For Pesticides: Apples Are Worst, Onions The Best

NPR/Scott Hensley on Monday, Jun. 13th

Maybe you overlooked the U.S. Department of Agriculture’s yearly roundup of pesticides in foods released last month. It’s long and full of tongue-twisting chemicals — like tetrahdrophthalimide and pyraclostrobin — found on some popular produce.

But the Environmental Working Group, an advocate for stricter pesticide controls, has crunched the numbers from that report and a bunch of others to come up with a guide for concerned shoppers.

There’s a “Dirty Dozen,” headlined by apples, celery and strawberries. And there’s also a catchy “Clean 15″ of fruits and vegetables lowest in pesticides. The top three on that list: onions, sweet corn and pineapples.

The EWG suggests that people buy organically grown fruits and vegetables for the varieties on its list of the most likely to carry pesticide residues. But the group also says the health benefits from produce mean that “eating conventionally-grown produce is far better than not eating fruits and vegetables at all.”

Data from the latest USDA report show that 98 percent of apples and 97 percent of grapes tested had at least one pesticide residue. On the other end of the spectrum, only 0.1 percent of fresh sweet corn had a detectable pesticide.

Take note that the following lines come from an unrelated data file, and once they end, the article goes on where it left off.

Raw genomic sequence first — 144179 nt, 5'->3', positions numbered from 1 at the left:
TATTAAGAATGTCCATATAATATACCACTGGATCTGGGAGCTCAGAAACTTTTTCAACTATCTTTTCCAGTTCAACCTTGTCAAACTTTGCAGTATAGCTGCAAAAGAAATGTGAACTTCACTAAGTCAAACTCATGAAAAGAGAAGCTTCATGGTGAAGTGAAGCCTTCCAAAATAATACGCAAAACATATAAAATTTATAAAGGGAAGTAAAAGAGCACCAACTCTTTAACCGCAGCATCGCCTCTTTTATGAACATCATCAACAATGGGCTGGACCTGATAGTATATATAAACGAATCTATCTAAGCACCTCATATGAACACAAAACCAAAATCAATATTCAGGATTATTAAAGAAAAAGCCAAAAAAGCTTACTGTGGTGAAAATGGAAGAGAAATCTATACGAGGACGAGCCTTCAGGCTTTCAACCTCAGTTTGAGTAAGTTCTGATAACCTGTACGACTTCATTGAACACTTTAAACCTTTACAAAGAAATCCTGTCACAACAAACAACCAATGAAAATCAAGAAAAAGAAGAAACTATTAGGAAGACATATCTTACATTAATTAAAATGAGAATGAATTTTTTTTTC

But organic isn’t necessarily synonymous with pesticide free. The USDA report says some organic lettuce tested contained pesticides. The most common residues were from spinosad (found in 18 percent of samples) and azadirachtin A/B, which USDA says are OK for use in organic agriculture.

And the USDA says less than one-third of 1 percent of the food samples it tested contained pesticide residues that exceeded safety tolerances established by the Environmental Protection Agency. Nearly three percent of the foods sampled contained pesticides for which the EPA hasn’t set standards, USDA said.

Overall, the USDA concludes that pesticide contamination of food is below the limits set by EPA.

Copyright 2011 National Public Radio. To see more, visit http://www.npr.org/.

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